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The European Parliament Transport and Tourism Committee (TRAN) today will discuss the draft own-initiative report on technical and operational measures for more efficient and cleaner maritime transport.

The aim of MEP Karima Delli, Chair of the TRAN committee and rapporteur for this file, is to propose a roadmap at EU level that sets out specific technical (design) and operational measures to limit emissions from the maritime sector.

The European Sea Ports Organisation (ESPO) believes that the draft report of Ms Delli contributes in a positive way to the reflection on ways to make maritime transport cleaner and more efficient and the role of ports in that.

Overall, ESPO particularly values the recognition of the key role played by maritime transport and ports in the EU economy. Europe’s seaports welcome the rapporteur’s call to reserve more budgetary resources within the Connecting Europe Facility (CEF) for delivering a modal shift and for achieving the goal of decarbonisation, as well as the demand for the Commission to promote short-sea shipping, on the same basis as rail and inland waterways, as a sustainable alternative to goods and passenger transport by road and air within the Green Deal framework.

The proposal to simplify the access criteria of Motorways of the Sea, in particular for links between ports outside the core network, and by providing significant financial support for maritime links as an alternative to land transport, is also a very positive step forward.

Furthermore, ESPO supports the proposal to correct market distortions created by the current taxation regime applied for renewable energy sources in the Energy Taxation Directive. This is in line with ESPO’s demand to make all clean fuels and energy sources permanently exempt from taxation. ESPO also supports the earmarking of revenues generated by a maritime market-based measure towards funding research and innovation for decarbonising European maritime transport and ports. In addition, ESPO agrees with the proposal to encourage cooperation between all stakeholders with the aim of decarbonising ports.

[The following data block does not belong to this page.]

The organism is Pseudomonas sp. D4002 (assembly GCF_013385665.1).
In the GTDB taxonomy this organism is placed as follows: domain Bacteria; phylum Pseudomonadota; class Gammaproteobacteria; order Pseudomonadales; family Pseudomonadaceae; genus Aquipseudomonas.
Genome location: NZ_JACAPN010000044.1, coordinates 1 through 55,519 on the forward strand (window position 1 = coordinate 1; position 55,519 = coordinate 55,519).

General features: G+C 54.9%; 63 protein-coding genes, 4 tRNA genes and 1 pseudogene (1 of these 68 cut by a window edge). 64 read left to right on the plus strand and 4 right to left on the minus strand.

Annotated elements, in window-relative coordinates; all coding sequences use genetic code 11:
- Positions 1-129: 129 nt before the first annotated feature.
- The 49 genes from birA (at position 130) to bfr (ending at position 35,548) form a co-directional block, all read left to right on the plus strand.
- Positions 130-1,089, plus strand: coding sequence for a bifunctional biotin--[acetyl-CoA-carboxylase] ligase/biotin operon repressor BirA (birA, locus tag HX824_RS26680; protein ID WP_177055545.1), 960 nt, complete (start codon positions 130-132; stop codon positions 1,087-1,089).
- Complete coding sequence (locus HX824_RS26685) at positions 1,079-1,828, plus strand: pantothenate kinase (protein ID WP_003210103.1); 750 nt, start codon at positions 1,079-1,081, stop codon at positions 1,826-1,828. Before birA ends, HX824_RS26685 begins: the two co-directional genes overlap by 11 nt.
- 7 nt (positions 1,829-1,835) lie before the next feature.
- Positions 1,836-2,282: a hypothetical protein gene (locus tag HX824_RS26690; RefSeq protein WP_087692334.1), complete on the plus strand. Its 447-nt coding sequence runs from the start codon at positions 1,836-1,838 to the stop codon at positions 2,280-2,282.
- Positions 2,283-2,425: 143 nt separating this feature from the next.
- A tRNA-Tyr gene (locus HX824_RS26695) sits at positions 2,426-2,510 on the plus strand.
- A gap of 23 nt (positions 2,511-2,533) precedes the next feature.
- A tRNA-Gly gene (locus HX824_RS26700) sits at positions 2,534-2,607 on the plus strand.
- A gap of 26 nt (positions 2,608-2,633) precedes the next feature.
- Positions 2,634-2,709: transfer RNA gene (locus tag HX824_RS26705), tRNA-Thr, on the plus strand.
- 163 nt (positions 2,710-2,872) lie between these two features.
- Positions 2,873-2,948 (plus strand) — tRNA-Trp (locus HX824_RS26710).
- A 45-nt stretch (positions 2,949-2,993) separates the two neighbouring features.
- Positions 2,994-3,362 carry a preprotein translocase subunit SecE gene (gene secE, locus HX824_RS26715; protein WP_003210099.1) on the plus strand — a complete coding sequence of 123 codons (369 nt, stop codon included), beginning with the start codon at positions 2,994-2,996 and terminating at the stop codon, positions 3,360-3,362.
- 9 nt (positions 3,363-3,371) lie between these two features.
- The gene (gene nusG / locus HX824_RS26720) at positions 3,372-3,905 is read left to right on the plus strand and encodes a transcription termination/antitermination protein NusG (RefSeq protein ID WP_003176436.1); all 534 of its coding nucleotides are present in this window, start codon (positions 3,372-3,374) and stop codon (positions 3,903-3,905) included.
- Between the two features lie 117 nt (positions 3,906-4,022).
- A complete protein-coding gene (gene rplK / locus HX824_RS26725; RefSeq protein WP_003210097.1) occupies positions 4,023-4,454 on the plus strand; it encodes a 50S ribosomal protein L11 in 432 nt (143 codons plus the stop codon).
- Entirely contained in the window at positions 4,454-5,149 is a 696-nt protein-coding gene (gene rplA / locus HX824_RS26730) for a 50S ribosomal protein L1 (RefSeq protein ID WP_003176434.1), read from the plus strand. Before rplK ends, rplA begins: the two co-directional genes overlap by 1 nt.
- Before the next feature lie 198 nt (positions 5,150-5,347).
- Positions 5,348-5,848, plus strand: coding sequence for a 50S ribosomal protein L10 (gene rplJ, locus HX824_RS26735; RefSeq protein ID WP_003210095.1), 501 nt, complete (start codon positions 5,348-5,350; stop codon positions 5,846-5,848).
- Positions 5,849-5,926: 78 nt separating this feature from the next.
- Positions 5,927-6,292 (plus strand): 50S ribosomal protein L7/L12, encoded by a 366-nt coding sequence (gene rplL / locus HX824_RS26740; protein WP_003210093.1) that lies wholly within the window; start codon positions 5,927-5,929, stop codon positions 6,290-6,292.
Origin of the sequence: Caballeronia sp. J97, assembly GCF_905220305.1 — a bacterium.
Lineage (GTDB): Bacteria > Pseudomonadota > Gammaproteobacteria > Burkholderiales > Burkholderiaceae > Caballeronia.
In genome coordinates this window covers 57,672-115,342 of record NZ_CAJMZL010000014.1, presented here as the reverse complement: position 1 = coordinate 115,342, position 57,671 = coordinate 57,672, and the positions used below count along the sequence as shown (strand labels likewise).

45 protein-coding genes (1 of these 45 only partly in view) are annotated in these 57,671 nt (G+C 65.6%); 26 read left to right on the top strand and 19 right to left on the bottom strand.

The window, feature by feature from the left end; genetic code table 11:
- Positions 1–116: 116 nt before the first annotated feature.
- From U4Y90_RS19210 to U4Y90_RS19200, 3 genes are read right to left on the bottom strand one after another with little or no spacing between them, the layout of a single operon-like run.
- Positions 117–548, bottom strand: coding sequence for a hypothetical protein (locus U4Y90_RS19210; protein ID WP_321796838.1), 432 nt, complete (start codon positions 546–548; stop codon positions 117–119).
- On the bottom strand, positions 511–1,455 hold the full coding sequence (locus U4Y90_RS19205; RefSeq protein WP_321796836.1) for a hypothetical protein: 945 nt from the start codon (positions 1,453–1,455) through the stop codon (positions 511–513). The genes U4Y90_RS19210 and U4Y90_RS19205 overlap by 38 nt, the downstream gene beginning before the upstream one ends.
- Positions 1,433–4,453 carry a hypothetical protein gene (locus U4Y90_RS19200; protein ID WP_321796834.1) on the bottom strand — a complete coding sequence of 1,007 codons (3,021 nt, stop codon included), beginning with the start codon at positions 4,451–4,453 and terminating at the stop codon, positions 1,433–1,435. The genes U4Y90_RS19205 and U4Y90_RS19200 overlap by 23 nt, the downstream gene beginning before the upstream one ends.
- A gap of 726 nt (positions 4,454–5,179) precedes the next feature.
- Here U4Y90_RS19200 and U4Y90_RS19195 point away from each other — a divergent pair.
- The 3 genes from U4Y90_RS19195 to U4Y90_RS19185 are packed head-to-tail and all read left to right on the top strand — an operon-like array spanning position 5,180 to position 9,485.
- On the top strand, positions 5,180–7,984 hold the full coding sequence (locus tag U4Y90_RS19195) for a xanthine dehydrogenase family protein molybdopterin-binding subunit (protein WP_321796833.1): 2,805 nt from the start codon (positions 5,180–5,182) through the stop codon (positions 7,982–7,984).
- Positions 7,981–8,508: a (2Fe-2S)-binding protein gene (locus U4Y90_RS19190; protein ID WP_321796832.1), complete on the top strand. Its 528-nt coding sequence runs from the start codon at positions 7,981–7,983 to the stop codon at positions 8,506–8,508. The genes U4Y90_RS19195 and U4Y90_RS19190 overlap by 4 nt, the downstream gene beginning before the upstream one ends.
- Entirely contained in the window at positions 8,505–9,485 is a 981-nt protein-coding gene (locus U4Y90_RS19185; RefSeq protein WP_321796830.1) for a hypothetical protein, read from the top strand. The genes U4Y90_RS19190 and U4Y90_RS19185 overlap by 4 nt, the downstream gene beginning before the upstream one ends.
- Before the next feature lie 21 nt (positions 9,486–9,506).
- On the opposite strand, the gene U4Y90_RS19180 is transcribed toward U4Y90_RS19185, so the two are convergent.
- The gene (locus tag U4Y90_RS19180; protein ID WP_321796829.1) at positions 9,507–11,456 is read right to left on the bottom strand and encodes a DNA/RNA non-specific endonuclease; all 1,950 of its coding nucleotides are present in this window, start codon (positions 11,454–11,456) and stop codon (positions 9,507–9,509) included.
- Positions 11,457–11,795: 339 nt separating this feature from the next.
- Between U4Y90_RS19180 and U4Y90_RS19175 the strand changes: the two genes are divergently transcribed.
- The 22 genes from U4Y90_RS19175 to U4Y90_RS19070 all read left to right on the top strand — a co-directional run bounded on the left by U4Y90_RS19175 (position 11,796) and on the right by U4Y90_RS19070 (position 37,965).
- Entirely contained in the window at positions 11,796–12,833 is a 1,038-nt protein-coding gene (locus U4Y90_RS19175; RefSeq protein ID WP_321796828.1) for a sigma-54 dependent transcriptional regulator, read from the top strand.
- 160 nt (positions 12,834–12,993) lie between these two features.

“We really appreciate that Ms Delli has taken the time and effort to consult with the port sector, and we believe that this draft report is the product of these efforts. Ms Delli clearly understands the crucial role ports are playing, and recognises that ports and maritime transport can positively contribute to reaching the Green Deal ambition. Very rightly, the rapporteur stresses that ports can be hubs for the production, distribution and transport of renewable-energy fuels. We look forward to the further debate in the European Parliament. We hope that the report can be further strengthened so that the Commission can put forward an ambitious but effective policy to come to cleaner and more efficient maritime transport in line with the Green Deal. There is no time, and no money to waste”, comments Isabelle Ryckbost, ESPO Secretary General.

In order to further strengthen the report, ESPO proposes to place greater emphasis on the need for a goal-based approach in the FuelEU Maritime Initiative, and to develop a supportive policy for the deployment and use of onshore power supply, whilst allowing for equivalent alternative solutions. Furthermore, ESPO backs a stronger support for coalitions between all maritime stakeholders, including energy providers, to develop the most effective pathways to the greening of shipping. ESPO also believes that the role of LNG as transition fuel should be better recognised.

The draft Delli report will be discussed in the TRAN committee today.  The deadline for amendments is 6 November, and the report will be voted in plenary early next year. To find out more about ESPO’s views on the Green Deal, click here.

Published in Ports & Shipping

The Southern Star writes, that Kinsale in Co. Cork and other harbour towns want a slice of the €50m cruise ship trade.

County mayor, Christopher O’Sullivan said: ‘West Cork’s extensive coastline and the fantastic facilities in our harbours make it a very appealing destination for sophisticated cruise clients.’

Fantastic indeed! Because just when Kinsale is about to lick its chops in expectation of the high-spending tourists (the ‘sophisticated cruise clients’), downsizing of the liner trade in Ireland is set to become a reality.